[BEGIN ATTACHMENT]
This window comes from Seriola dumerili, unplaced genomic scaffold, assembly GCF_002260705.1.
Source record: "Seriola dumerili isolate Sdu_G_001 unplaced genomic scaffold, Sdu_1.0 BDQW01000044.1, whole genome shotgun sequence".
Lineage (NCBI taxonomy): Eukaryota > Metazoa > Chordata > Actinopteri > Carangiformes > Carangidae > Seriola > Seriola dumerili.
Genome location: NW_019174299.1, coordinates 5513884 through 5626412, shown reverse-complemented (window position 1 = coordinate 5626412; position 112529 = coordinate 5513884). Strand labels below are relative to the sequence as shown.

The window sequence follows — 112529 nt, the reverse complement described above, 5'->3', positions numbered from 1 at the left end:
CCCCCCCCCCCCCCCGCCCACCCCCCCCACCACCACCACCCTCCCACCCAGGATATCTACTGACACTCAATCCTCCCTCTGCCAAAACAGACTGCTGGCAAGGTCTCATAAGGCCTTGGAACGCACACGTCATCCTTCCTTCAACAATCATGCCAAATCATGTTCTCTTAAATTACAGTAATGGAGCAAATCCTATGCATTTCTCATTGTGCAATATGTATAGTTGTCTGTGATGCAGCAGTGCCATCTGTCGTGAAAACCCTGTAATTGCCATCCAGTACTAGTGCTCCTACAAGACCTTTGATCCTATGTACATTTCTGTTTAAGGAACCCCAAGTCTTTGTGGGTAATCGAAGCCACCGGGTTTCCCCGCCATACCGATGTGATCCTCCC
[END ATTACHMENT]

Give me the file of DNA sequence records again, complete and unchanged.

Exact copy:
This window comes from Seriola dumerili, unplaced genomic scaffold, assembly GCF_002260705.1.
Source record: "Seriola dumerili isolate Sdu_G_001 unplaced genomic scaffold, Sdu_1.0 BDQW01000044.1, whole genome shotgun sequence".
Lineage (NCBI taxonomy): Eukaryota > Metazoa > Chordata > Actinopteri > Carangiformes > Carangidae > Seriola > Seriola dumerili.
Genome location: NW_019174299.1, coordinates 5513884 through 5626412, shown reverse-complemented (window position 1 = coordinate 5626412; position 112529 = coordinate 5513884). Strand labels below are relative to the sequence as shown.

The window sequence follows — 112529 nt, the reverse complement described above, 5'->3', positions numbered from 1 at the left end:
CCCCCCCCCCCCCCCGCCCACCCCCCCCACCACCACCACCCTCCCACCCAGGATATCTACTGACACTCAATCCTCCCTCTGCCAAAACAGACTGCTGGCAAGGTCTCATAAGGCCTTGGAACGCACACGTCATCCTTCCTTCAACAATCATGCCAAATCATGTTCTCTTAAATTACAGTAATGGAGCAAATCCTATGCATTTCTCATTGTGCAATATGTATAGTTGTCTGTGATGCAGCAGTGCCATCTGTCGTGAAAACCCTGTAATTGCCATCCAGTACTAGTGCTCCTACAAGACCTTTGATCCTATGTACATTTCTGTTTAAGGAACCCCAAGTCTTTGTGGGTAATCGAAGCCACCGGGTTTCCCCGCCATACCGATGTGATCCTCCC